In addition to the above there are several other fragments from a Manichaean book in the Berlin Museum collection. One of them contains the head of a woman with a beautiful face and a white hat. While another fragment shows the head of a man with usual white hat and sharp feature of a Uighur Turk. He has a well groomed moustache and beard. This type of face occurs later in Persian miniatures too.2

These mural fragments and miniatures illustrate various episodes and ceremonies pertaining to the Manichaean faith. They throw abundant light on the rites, rituals and costumes of the Manichaean priests and lay worshippers. Since the Manichaean religion is now extinct these murals and miniatures constitute a valuable source for the study of Manichaean religious life and art styles which are predominantly Iranian in character.

Manichaean art has left its mark also in the cave art of Central Asia. All the three temple complexes of Turfan, i.e.Toyuk, Bezeklik and Sangim, contain many Manichaean grottoes which have been studied in great details by Prof Chao (Zhao) Huashan of the Bejing University. According to his researches, the main and side chambers of the Toyuk Grotto No.2 contain pictures of the Manichaean treasure trees accompanied by envoys of light, and of the meditations of the disciples, etc. These pictures are repeated also in the Toyuk Grotto No 7.

The Bezeklik temple complex too has many grottoes devoted to Manichaean subjects, like the veneration of the divine tree, portraits of Mani's followers in Persian dress, as well as a sketch of a Manichaean temple (Grotto No.38 B. according to the classification of Professor Chao Huashan). From some of these Bezeklik caves there have been discovered also Uighur inscrip- tions which help in the dating of the caves.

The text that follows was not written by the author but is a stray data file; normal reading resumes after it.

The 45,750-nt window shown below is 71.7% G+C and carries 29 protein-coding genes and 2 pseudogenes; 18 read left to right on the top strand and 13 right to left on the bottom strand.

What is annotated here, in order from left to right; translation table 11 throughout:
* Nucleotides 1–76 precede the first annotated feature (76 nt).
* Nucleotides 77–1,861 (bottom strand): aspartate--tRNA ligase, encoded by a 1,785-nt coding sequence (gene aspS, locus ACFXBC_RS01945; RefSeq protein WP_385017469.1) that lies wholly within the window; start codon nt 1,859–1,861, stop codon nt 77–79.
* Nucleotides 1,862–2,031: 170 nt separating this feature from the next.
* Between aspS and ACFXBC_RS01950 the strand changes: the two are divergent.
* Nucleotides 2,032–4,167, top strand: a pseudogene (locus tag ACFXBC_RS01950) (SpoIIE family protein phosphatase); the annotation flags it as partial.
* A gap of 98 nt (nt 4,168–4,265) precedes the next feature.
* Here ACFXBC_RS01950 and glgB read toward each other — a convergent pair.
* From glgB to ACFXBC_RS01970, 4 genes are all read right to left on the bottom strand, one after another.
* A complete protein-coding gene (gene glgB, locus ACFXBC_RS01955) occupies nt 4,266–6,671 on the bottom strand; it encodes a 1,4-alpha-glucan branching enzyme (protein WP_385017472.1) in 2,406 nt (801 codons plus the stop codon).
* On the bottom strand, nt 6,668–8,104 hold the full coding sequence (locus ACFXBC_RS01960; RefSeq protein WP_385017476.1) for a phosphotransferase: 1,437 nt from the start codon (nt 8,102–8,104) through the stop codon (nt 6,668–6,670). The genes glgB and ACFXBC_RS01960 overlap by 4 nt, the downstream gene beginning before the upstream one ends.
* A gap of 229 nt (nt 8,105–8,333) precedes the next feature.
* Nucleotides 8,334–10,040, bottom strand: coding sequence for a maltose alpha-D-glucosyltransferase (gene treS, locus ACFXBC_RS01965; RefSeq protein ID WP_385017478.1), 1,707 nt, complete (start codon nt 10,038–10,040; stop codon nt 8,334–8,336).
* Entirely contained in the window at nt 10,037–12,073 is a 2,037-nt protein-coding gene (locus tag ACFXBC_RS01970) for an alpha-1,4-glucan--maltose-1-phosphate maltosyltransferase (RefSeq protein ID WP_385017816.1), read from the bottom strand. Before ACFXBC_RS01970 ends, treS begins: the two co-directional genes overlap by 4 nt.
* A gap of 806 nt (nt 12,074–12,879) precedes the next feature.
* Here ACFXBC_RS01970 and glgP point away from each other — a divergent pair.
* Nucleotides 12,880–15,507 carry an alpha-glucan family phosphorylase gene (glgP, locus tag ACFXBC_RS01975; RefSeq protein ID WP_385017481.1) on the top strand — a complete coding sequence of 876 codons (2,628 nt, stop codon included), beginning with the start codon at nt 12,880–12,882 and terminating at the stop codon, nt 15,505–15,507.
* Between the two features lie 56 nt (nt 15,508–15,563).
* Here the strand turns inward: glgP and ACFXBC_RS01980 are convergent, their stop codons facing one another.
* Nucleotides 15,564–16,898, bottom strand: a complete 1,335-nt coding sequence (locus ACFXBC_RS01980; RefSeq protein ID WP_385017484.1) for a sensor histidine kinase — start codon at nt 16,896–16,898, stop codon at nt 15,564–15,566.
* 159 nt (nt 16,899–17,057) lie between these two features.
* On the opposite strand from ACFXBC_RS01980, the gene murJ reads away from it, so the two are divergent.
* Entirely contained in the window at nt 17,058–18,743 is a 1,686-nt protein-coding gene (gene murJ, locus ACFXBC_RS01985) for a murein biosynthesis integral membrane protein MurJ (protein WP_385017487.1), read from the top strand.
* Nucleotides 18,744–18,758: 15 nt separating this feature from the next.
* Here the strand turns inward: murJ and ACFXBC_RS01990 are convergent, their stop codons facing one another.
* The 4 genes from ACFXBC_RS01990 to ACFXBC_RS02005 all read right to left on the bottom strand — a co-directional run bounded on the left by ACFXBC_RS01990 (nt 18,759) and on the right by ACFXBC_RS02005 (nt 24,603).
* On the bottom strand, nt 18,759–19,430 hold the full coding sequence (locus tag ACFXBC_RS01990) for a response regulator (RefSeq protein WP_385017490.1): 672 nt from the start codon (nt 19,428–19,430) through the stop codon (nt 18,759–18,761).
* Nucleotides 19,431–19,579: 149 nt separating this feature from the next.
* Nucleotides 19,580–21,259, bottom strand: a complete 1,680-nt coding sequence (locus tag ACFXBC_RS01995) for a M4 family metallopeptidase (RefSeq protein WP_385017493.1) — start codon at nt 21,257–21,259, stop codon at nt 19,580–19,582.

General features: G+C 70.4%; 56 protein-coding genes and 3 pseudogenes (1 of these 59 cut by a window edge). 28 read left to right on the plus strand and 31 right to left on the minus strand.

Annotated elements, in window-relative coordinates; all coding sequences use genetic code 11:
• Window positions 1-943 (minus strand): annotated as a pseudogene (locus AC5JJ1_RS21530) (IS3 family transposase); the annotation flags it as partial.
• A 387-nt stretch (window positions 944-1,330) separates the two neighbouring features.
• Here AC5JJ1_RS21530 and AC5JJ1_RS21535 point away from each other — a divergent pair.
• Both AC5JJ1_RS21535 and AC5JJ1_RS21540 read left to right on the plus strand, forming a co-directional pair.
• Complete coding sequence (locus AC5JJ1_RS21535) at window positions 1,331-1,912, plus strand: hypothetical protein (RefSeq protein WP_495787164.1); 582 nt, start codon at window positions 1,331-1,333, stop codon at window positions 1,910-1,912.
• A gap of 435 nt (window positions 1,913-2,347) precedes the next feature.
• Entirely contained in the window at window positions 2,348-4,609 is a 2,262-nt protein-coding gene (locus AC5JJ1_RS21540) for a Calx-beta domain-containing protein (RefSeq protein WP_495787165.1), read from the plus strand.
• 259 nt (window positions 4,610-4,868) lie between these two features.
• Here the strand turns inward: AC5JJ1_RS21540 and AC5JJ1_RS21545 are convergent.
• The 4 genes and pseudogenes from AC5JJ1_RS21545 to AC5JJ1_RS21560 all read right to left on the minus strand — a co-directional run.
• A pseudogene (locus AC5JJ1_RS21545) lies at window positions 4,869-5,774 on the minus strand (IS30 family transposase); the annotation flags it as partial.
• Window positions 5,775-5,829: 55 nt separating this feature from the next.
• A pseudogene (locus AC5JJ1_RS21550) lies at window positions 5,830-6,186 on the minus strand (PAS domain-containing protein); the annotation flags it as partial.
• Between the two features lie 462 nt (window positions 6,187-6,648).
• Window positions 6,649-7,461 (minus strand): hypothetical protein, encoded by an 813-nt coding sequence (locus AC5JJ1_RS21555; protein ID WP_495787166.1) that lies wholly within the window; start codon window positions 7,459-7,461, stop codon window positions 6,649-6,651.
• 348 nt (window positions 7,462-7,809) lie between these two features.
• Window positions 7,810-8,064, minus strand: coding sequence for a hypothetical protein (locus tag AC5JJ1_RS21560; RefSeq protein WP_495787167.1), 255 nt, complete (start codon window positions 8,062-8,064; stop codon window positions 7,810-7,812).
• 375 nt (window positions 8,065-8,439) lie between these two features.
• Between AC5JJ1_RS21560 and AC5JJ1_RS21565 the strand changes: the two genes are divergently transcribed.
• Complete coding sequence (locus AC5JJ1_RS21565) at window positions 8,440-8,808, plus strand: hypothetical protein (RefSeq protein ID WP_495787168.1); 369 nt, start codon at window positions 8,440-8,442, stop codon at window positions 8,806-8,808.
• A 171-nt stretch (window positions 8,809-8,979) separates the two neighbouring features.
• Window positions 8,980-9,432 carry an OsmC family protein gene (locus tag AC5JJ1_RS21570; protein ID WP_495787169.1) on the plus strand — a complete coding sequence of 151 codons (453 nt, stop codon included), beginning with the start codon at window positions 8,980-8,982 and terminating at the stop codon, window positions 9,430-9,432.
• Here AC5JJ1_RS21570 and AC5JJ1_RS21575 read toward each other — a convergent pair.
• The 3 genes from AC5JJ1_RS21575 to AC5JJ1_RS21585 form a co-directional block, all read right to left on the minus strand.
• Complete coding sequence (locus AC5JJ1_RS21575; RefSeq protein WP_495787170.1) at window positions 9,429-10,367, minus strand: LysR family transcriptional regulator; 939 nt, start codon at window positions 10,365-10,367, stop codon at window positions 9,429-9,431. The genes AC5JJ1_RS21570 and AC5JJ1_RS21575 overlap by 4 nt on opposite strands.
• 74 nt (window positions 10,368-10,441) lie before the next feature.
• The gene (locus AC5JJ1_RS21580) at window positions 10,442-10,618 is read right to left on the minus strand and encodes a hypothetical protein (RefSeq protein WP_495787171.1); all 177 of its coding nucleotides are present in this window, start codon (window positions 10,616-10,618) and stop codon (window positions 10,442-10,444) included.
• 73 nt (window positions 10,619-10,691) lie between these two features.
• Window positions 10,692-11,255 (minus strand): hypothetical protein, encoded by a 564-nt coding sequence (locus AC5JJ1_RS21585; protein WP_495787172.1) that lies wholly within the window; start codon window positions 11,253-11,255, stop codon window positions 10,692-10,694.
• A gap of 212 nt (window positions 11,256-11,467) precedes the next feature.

At Sangim, Prof Chao could visit only two Manichaean temples which he termed as the Northern Temple and the Southern Temple. They also contain many pictures depicting the Manichaean subjects such as the Tree of Life, the Tree of Death, the Orchard of Treasure Trees, etc.3 We know from Manichaean texts that at the core of the Manichaean creed was a dualist doctrine that postulated two kingdoms: the Kingdom of Light (guangming wangguo) and the Kingdom of Darkness (hei'an wangguo). These two kingdoms are represented by two trees as mentioned above. There is an explanation of the nature of these two trees in the Book of Giants (Juren shu) that says: Virtue is expressed by Light or by the Tree of Life which occupies the East, the West and the North, while to the South there is the Tree of Death. The Kephalais (Essentials of the Faith), an ancient Manichaean manuscript written in Coptic discovered in Egypt during the 1930s explains that these two trees are the Tree of Virtue and the Tree of Evil. The trunk of the two trees twist around each other in two places. The relative positions of the two trees also illustrate the Manichaean doctrine of three moments i.e. the Initial Moment; the Median Moment, and the Ultimate Moment.